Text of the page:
... Additional before 2008 [16], [17], [24], [26], [27], [36], [90], [106], [127], [133], [144], [149], [156], [161], [162] 15 ...
... Co-located Collaboration: As embodiment is natural in co-located systems, awareness of others is better perceived since the bodies and consequential communication cues [69] follow social rules. For instance, in Rekimoto's [144] system, users could easily interpret others' deictic gestures. Rekimoto also found that users are mostly absorbed in the workspace. ...
... Despite these limitations, the movements of the tablet are visible by all, which everyone understands as manipulating the AR world in co-located contexts. In our survey, the only work focusing on awareness is Rekimoto et al.'s [144], which proposed to add an eye gaze equivalent as an awareness cue. ...
Article
Full-text available
In Augmented Reality (AR), users perceive virtual content anchored in the real world. It is used in medicine, education, games, navigation, maintenance, product design, and visualization, in both single-user and multi-user scenarios. Multi-user AR has received limited attention from researchers, even though AR has been in development for more than two decades. We present the state of existing work at the intersection of AR and Computer-Supported Collaborative Work (AR-CSCW), by combining a systematic survey approach with an exploratory, opportunistic literature search. We categorize 65 papers along the dimensions of space, time, role symmetry (whether the roles of users are symmetric), technology symmetry (whether the hardware platforms of users are symmetric), and output and input modalities. We derive design considerations for collaborative AR environments, and identify under-explored research topics. These include the use of heterogeneous hardware considerations and 3D data exploration research areas. This survey is useful for newcomers to the field, readers interested in an overview of CSCW in AR applications, and domain experts seeking up-to-date information.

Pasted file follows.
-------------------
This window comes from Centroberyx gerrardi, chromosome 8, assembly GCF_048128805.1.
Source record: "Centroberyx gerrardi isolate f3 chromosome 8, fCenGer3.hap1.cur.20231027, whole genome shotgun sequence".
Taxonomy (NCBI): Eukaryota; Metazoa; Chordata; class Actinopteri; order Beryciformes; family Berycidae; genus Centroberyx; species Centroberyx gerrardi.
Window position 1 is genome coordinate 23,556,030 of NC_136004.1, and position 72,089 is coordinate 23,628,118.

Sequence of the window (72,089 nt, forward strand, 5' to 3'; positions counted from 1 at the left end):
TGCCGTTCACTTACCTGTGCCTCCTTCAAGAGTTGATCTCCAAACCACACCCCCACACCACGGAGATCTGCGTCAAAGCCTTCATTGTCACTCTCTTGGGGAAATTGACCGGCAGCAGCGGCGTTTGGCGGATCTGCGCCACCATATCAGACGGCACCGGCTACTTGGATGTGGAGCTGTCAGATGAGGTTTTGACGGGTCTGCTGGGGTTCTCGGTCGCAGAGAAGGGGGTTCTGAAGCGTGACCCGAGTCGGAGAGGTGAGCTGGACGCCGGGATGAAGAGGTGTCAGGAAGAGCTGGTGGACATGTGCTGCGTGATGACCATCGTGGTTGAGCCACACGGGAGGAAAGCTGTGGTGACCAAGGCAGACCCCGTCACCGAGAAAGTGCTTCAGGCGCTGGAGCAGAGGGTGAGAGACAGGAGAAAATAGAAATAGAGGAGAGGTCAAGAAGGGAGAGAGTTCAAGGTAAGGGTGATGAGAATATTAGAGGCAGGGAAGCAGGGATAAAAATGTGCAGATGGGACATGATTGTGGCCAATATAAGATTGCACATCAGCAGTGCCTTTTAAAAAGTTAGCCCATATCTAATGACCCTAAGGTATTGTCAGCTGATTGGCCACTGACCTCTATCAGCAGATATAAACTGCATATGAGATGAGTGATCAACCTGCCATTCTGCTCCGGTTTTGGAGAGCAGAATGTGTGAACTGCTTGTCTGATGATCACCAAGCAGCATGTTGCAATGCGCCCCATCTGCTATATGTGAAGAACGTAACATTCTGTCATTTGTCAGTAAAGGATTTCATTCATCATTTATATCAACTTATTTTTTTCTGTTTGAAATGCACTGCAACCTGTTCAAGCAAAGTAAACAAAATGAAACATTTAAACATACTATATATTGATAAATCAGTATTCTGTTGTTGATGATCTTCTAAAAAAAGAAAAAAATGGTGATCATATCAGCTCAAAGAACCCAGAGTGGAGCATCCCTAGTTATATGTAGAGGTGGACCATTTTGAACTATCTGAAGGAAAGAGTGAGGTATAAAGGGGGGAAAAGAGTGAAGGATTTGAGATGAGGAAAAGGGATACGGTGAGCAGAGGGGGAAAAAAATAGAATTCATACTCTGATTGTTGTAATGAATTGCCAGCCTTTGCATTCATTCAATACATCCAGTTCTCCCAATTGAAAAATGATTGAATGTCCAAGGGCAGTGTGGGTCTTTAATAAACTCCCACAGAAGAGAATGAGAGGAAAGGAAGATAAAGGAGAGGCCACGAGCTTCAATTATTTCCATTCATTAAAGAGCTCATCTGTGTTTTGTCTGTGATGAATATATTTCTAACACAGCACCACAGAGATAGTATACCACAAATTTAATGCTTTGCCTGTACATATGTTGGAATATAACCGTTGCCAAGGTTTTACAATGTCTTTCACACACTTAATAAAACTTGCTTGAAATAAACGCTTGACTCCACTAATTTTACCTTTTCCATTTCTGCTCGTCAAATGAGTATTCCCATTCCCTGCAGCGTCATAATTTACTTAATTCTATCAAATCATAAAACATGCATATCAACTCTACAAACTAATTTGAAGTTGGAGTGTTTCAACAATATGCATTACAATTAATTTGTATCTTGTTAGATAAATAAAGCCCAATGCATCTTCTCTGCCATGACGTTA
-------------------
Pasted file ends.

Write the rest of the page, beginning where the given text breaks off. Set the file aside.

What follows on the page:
... Using these technologies a number of interesting application areas were being explored. For example, Rekimoto [Rekimoto, 1996b], Billinghurst [Billinghurst et al., , 1997 and Schmalstieg [Schmalstieg et al., 1996, Szalavári et al., 1998 were exploring how AR could be used to enhance face-to-face collaboration, developing systems that allowed people in the same location to see and interact with shared AR content (see Figure 3.4). A range of di erent medical applications of AR were being explored, such as for visualization of laparoscopic surgery [Fuchs et al., 1998], X-ray visualization in the patient's body [Navab et al., 1999], and for image guided surgery [Leventon, 1997]. ...
... Other researchers have explored the use of augmented reality to support face-to-face collaboration and re-mote collaboration. Projects such as Studierstube [Schmalstieg et al., 1996, Szalavári et al., 1998], Transvision [Rekimoto, 1996b], and AR2 Hockey [Ohshima et al., 1998] allow users to see each other as well as 3D virtual objects in the space between them. Users can interact with the real world at the same time as the virtual images, supporting spatial cues and facilitating very natural collaboration. ...
Book
A Survey of Augmented Reality summarizes almost fifty years of research and development in the field of Augmented Reality (AR). From early research in the 1960's until widespread availability by the 2010's, there has been steady progress towards the goal of being able to seamlessly combine real and virtual worlds. This monograph provides an overview of the common definitions of AR, and shows how AR fits into taxonomies of other related technologies. A history of important milestones in Augmented Reality is followed by sections on the key enabling technologies of tracking, display, and input devices. The author also review design guidelines and provide some examples of successful AR applications. The work concludes with a summary of directions for future work, and a review of some of the areas that are currently being researched. A Survey of Augmented Reality is an invaluable resource for researchers and practitioners. It provides an ideal starting point for those who want an overview of the technology and to undertake research and development in the field.
... 1999 ARToolkit was developed by H. Kato in the Nara Institute of Science and Technology. In 1999 Kato and Billinghurst published their paper (Kato and Billinghurst, 1999) about using HMD and markers for the conferencing system, based on the method proposed by Rekimoto (Rekimot o, 1996). ARToolkit is a computer library for the tracking of the visual markers and their registration in the camera space (http://www.hitl.washington.edu/artoolkit/). ...